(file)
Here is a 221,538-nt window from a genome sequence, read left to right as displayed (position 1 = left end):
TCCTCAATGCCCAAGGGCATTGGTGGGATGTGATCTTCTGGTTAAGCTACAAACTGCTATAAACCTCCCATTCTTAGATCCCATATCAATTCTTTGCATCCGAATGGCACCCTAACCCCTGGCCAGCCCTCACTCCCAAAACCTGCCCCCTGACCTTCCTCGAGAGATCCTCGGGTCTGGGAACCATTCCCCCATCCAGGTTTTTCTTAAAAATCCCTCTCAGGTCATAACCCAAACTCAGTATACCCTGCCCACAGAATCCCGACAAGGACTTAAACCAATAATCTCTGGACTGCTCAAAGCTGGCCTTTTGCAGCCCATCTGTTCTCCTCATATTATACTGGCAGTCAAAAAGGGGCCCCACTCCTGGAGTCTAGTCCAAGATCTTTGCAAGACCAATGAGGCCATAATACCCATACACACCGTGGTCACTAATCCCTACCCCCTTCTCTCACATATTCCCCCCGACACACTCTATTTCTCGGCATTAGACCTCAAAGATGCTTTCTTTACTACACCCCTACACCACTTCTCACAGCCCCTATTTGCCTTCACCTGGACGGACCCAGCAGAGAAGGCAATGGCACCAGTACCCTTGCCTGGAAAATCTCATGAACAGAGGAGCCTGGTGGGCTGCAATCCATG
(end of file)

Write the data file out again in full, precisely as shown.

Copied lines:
Here is a 221,538-nt window from a genome sequence, read left to right as displayed (position 1 = left end):
TCCTCAATGCCCAAGGGCATTGGTGGGATGTGATCTTCTGGTTAAGCTACAAACTGCTATAAACCTCCCATTCTTAGATCCCATATCAATTCTTTGCATCCGAATGGCACCCTAACCCCTGGCCAGCCCTCACTCCCAAAACCTGCCCCCTGACCTTCCTCGAGAGATCCTCGGGTCTGGGAACCATTCCCCCATCCAGGTTTTTCTTAAAAATCCCTCTCAGGTCATAACCCAAACTCAGTATACCCTGCCCACAGAATCCCGACAAGGACTTAAACCAATAATCTCTGGACTGCTCAAAGCTGGCCTTTTGCAGCCCATCTGTTCTCCTCATATTATACTGGCAGTCAAAAAGGGGCCCCACTCCTGGAGTCTAGTCCAAGATCTTTGCAAGACCAATGAGGCCATAATACCCATACACACCGTGGTCACTAATCCCTACCCCCTTCTCTCACATATTCCCCCCGACACACTCTATTTCTCGGCATTAGACCTCAAAGATGCTTTCTTTACTACACCCCTACACCACTTCTCACAGCCCCTATTTGCCTTCACCTGGACGGACCCAGCAGAGAAGGCAATGGCACCAGTACCCTTGCCTGGAAAATCTCATGAACAGAGGAGCCTGGTGGGCTGCAATCCATG